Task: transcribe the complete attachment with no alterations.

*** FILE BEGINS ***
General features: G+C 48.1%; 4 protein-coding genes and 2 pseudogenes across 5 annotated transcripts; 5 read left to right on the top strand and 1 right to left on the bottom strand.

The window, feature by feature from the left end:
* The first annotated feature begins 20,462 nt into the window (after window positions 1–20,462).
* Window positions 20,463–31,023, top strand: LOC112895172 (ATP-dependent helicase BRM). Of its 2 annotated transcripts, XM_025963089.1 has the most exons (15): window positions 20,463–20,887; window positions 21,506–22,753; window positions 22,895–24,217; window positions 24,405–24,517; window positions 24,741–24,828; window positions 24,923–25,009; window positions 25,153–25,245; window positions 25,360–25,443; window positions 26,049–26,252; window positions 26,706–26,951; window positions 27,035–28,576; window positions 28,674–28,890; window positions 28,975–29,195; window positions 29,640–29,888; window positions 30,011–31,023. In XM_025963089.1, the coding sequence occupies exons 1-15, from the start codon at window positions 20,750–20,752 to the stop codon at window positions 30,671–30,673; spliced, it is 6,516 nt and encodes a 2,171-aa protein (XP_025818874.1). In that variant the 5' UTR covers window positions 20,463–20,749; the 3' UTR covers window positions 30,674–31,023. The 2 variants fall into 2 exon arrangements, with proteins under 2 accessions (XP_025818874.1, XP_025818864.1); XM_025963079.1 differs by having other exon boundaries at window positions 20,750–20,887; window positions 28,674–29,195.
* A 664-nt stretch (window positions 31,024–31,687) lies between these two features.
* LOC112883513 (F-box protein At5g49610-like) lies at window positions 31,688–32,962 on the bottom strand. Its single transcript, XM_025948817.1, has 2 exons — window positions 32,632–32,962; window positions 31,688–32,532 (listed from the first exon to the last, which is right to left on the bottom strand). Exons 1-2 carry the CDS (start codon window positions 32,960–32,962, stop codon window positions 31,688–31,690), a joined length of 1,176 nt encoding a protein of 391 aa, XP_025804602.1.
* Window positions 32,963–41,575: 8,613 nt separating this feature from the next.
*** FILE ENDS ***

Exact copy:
General features: G+C 48.1%; 4 protein-coding genes and 2 pseudogenes across 5 annotated transcripts; 5 read left to right on the top strand and 1 right to left on the bottom strand.

The window, feature by feature from the left end:
* The first annotated feature begins 20,462 nt into the window (after window positions 1–20,462).
* Window positions 20,463–31,023, top strand: LOC112895172 (ATP-dependent helicase BRM). Of its 2 annotated transcripts, XM_025963089.1 has the most exons (15): window positions 20,463–20,887; window positions 21,506–22,753; window positions 22,895–24,217; window positions 24,405–24,517; window positions 24,741–24,828; window positions 24,923–25,009; window positions 25,153–25,245; window positions 25,360–25,443; window positions 26,049–26,252; window positions 26,706–26,951; window positions 27,035–28,576; window positions 28,674–28,890; window positions 28,975–29,195; window positions 29,640–29,888; window positions 30,011–31,023. In XM_025963089.1, the coding sequence occupies exons 1-15, from the start codon at window positions 20,750–20,752 to the stop codon at window positions 30,671–30,673; spliced, it is 6,516 nt and encodes a 2,171-aa protein (XP_025818874.1). In that variant the 5' UTR covers window positions 20,463–20,749; the 3' UTR covers window positions 30,674–31,023. The 2 variants fall into 2 exon arrangements, with proteins under 2 accessions (XP_025818874.1, XP_025818864.1); XM_025963079.1 differs by having other exon boundaries at window positions 20,750–20,887; window positions 28,674–29,195.
* A 664-nt stretch (window positions 31,024–31,687) lies between these two features.
* LOC112883513 (F-box protein At5g49610-like) lies at window positions 31,688–32,962 on the bottom strand. Its single transcript, XM_025948817.1, has 2 exons — window positions 32,632–32,962; window positions 31,688–32,532 (listed from the first exon to the last, which is right to left on the bottom strand). Exons 1-2 carry the CDS (start codon window positions 32,960–32,962, stop codon window positions 31,688–31,690), a joined length of 1,176 nt encoding a protein of 391 aa, XP_025804602.1.
* Window positions 32,963–41,575: 8,613 nt separating this feature from the next.